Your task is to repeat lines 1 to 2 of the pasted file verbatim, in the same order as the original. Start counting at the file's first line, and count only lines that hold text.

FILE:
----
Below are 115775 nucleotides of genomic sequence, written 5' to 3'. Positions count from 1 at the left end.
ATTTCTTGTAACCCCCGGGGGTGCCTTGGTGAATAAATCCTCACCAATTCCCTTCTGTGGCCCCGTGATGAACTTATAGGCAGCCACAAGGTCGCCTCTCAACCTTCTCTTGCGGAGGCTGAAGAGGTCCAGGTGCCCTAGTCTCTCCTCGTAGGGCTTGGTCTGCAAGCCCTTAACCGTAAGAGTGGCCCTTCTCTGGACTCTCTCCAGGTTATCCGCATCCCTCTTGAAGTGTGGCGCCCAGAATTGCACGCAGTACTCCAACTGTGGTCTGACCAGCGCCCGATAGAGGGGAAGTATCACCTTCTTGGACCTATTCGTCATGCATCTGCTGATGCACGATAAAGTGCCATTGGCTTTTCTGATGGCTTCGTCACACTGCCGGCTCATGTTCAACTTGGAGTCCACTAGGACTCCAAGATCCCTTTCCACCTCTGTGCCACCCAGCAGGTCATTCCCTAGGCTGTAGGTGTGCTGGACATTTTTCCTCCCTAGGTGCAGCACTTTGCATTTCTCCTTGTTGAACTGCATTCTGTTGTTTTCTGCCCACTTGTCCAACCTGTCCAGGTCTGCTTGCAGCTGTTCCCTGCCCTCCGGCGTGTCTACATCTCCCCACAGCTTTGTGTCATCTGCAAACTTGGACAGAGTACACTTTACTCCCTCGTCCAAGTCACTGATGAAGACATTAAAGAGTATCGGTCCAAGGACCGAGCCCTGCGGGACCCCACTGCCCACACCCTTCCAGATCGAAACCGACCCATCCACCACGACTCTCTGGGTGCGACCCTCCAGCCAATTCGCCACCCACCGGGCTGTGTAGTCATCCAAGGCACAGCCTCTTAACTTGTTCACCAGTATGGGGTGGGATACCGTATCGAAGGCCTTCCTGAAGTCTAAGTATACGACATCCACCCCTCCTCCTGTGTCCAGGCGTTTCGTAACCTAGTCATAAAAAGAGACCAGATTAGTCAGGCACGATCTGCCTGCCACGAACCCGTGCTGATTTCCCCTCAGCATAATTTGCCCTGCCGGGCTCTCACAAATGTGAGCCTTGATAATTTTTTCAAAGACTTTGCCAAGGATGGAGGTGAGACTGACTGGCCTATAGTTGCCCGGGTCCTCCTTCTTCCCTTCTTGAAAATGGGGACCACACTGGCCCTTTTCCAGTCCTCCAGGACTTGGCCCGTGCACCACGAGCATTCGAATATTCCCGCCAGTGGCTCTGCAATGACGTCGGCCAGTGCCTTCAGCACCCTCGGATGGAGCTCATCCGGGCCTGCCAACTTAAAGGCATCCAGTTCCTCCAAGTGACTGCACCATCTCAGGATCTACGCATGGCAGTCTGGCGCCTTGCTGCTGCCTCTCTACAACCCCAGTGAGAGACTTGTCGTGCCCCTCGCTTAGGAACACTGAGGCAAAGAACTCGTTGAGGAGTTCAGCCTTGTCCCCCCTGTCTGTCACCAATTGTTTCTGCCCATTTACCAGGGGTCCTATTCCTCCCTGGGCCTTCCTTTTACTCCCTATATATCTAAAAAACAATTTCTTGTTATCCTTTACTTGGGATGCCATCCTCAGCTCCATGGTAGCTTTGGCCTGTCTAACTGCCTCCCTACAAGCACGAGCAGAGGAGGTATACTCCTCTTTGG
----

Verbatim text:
Below are 115775 nucleotides of genomic sequence, written 5' to 3'. Positions count from 1 at the left end.
ATTTCTTGTAACCCCCGGGGGTGCCTTGGTGAATAAATCCTCACCAATTCCCTTCTGTGGCCCCGTGATGAACTTATAGGCAGCCACAAGGTCGCCTCTCAACCTTCTCTTGCGGAGGCTGAAGAGGTCCAGGTGCCCTAGTCTCTCCTCGTAGGGCTTGGTCTGCAAGCCCTTAACCGTAAGAGTGGCCCTTCTCTGGACTCTCTCCAGGTTATCCGCATCCCTCTTGAAGTGTGGCGCCCAGAATTGCACGCAGTACTCCAACTGTGGTCTGACCAGCGCCCGATAGAGGGGAAGTATCACCTTCTTGGACCTATTCGTCATGCATCTGCTGATGCACGATAAAGTGCCATTGGCTTTTCTGATGGCTTCGTCACACTGCCGGCTCATGTTCAACTTGGAGTCCACTAGGACTCCAAGATCCCTTTCCACCTCTGTGCCACCCAGCAGGTCATTCCCTAGGCTGTAGGTGTGCTGGACATTTTTCCTCCCTAGGTGCAGCACTTTGCATTTCTCCTTGTTGAACTGCATTCTGTTGTTTTCTGCCCACTTGTCCAACCTGTCCAGGTCTGCTTGCAGCTGTTCCCTGCCCTCCGGCGTGTCTACATCTCCCCACAGCTTTGTGTCATCTGCAAACTTGGACAGAGTACACTTTACTCCCTCGTCCAAGTCACTGATGAAGACATTAAAGAGTATCGGTCCAAGGACCGAGCCCTGCGGGACCCCACTGCCCACACCCTTCCAGATCGAAACCGACCCATCCACCACGACTCTCTGGGTGCGACCCTCCAGCCAATTCGCCACCCACCGGGCTGTGTAGTCATCCAAGGCACAGCCTCTTAACTTGTTCACCAGTATGGGGTGGGATACCGTATCGAAGGCCTTCCTGAAGTCTAAGTATACGACATCCACCCCTCCTCCTGTGTCCAGGCGTTTCGTAACCTAGTCATAAAAAGAGACCAGATTAGTCAGGCACGATCTGCCTGCCACGAACCCGTGCTGATTTCCCCTCAGCATAATTTGCCCTGCCGGGCTCTCACAAATGTGAGCCTTGATAATTTTTTCAAAGACTTTGCCAAGGATGGAGGTGAGACTGACTGGCCTATAGTTGCCCGGGTCCTCCTTCTTCCCTTCTTGAAAATGGGGACCACACTGGCCCTTTTCCAGTCCTCCAGGACTTGGCCCGTGCACCACGAGCATTCGAATATTCCCGCCAGTGGCTCTGCAATGACGTCGGCCAGTGCCTTCAGCACCCTCGGATGGAGCTCATCCGGGCCTGCCAACTTAAAGGCATCCAGTTCCTCCAAGTGACTGCACCATCTCAGGATCTACGCATGGCAGTCTGGCGCCTTGCTGCTGCCTCTCTACAACCCCAGTGAGAGACTTGTCGTGCCCCTCGCTTAGGAACACTGAGGCAAAGAACTCGTTGAGGAGTTCAGCCTTGTCCCCCCTGTCTGTCACCAATTGTTTCTGCCCATTTACCAGGGGTCCTATTCCTCCCTGGGCCTTCCTTTTACTCCCTATATATCTAAAAAACAATTTCTTGTTATCCTTTACTTGGGATGCCATCCTCAGCTCCATGGTAGCTTTGGCCTGTCTAACTGCCTCCCTACAAGCACGAGCAGAGGAGGTATACTCCTCTTTGG